– Saba Road buses drive residents to distraction

Richmond News

By Nelson Bennett

It’s not quite the Nightmare on Elm Street. But residents living in high-rises near the new Richmond-Brighouse Canada Line station say the sudden increase in bus traffic along Buswell and Saba roads are like a bad dream.

It’s a problem city hall and Coast Mountain Bus Company are working on fixing — at least temporarily.

“Saba Road is supposed to be a temporary solution,” says Derek Zabel, a spokesman for Coast Mountain Bus Company.

The opening of the Canada Line has resulted in bus stops being moved and buses rerouted. It also resulted in increased bus frequency.

Many buses now go down Buswell and Saba roads past a number of residential high-rises. The resulting noise is driving some residents to distraction.

The problem is particularly bad at 8100 Saba Road, where a new bus bay has resulted in early morning buses waking residents up with lurching stops and starts.

Some residents wonder why a bus loop that was promised when the Canada Line was under discussion has yet to be built. TransLink does have plans to build a bus loop just behind the Richmond-Brighouse Canada Line station. There’s just one hitch: It needs to relocate a Scotia Bank next to the Brighouse station before it can’t be built.

Transit authorities had no compunction about expropriating property from other businesses in Richmond and Vancouver for the Canada Line. But TransLink has decided that, in this case, it will not expropriate.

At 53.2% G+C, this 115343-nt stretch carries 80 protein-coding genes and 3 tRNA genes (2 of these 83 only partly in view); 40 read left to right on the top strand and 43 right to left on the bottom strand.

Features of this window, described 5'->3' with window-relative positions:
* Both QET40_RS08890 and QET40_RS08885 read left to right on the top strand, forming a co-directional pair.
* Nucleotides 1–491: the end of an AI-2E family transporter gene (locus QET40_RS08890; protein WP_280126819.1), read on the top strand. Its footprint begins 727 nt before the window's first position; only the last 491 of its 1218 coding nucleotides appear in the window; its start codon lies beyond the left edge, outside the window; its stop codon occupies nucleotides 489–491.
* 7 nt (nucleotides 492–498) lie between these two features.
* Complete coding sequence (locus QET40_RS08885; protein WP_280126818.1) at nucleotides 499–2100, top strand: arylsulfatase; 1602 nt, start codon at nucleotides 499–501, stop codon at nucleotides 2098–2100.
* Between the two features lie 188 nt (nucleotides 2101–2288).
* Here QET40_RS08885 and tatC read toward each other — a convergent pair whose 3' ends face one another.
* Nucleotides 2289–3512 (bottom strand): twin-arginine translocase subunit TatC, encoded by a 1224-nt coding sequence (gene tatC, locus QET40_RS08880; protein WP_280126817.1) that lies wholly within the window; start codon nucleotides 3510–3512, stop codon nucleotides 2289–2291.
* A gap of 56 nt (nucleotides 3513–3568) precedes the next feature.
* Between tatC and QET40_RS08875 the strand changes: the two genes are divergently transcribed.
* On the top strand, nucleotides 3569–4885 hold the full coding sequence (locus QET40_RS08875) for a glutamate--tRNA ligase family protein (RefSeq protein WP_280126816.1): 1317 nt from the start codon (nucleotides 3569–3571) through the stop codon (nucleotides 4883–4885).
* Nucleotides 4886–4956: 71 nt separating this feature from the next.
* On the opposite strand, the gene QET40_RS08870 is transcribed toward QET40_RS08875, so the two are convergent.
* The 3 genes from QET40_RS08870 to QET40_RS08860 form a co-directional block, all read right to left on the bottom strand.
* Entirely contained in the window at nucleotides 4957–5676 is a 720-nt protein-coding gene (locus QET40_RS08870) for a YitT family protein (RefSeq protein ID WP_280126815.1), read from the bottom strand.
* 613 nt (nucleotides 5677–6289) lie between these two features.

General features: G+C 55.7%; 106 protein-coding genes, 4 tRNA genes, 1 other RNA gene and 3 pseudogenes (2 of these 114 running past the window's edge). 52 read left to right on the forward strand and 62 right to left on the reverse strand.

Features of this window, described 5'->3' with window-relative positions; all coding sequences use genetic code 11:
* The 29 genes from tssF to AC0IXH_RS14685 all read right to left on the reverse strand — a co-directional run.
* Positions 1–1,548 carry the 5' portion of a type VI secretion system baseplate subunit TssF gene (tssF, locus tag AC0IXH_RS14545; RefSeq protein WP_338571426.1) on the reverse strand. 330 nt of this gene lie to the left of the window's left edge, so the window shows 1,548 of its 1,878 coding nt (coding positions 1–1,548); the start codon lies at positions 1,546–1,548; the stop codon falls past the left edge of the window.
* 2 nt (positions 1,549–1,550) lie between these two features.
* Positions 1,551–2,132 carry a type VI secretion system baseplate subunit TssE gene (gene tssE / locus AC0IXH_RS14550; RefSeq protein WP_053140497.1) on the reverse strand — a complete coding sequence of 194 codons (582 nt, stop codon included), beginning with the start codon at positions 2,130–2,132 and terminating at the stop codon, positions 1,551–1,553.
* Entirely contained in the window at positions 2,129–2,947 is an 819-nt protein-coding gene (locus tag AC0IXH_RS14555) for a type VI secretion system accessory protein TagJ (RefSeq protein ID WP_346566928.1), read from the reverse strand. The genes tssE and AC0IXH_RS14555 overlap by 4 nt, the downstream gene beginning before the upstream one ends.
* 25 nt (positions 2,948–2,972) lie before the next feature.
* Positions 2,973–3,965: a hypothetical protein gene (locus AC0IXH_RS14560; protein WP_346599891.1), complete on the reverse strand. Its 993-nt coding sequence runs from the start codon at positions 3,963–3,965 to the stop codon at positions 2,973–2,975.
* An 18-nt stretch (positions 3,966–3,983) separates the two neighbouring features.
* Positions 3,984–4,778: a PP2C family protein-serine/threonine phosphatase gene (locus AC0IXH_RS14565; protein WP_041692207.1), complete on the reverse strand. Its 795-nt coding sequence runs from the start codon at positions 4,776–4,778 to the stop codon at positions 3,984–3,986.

“It’s a bank with very well established clientele,” said TransLink spokesman Ken Hardie.

Transit authorities are trying to negotiate a relocation for the bank, Hardie said.

Asked how long that could take, Hardie said: “It could take a couple of years.”

In any case, a new bus loop may not necessarily mean less bus traffic along Saba and Buswell. In fact, Zabel concedes it may very well result in increased bus traffic down those streets.

Buses southbound along No. 3 Road would turn down Saba Road and into the bus loop.

If it’s any consolation, they would not be stopping and starting in front of residential high-rises, which is what tends to generate a lot of the noise complaints.

Zabel said Coast Mountain is aware of the problem of bus noise in the area and is working with the city on fixing it.

One possible solution might be to relocate a bus bay in front of 8100 Saba Road back to Cook Road, where it originally was.

While that would reduce noise on Saba Road, it would mean transit users would have an extra block to walk.

Zabel asks residents to be patient.

“We want to come up with a solution that the residents are going to be happy with,” he said.

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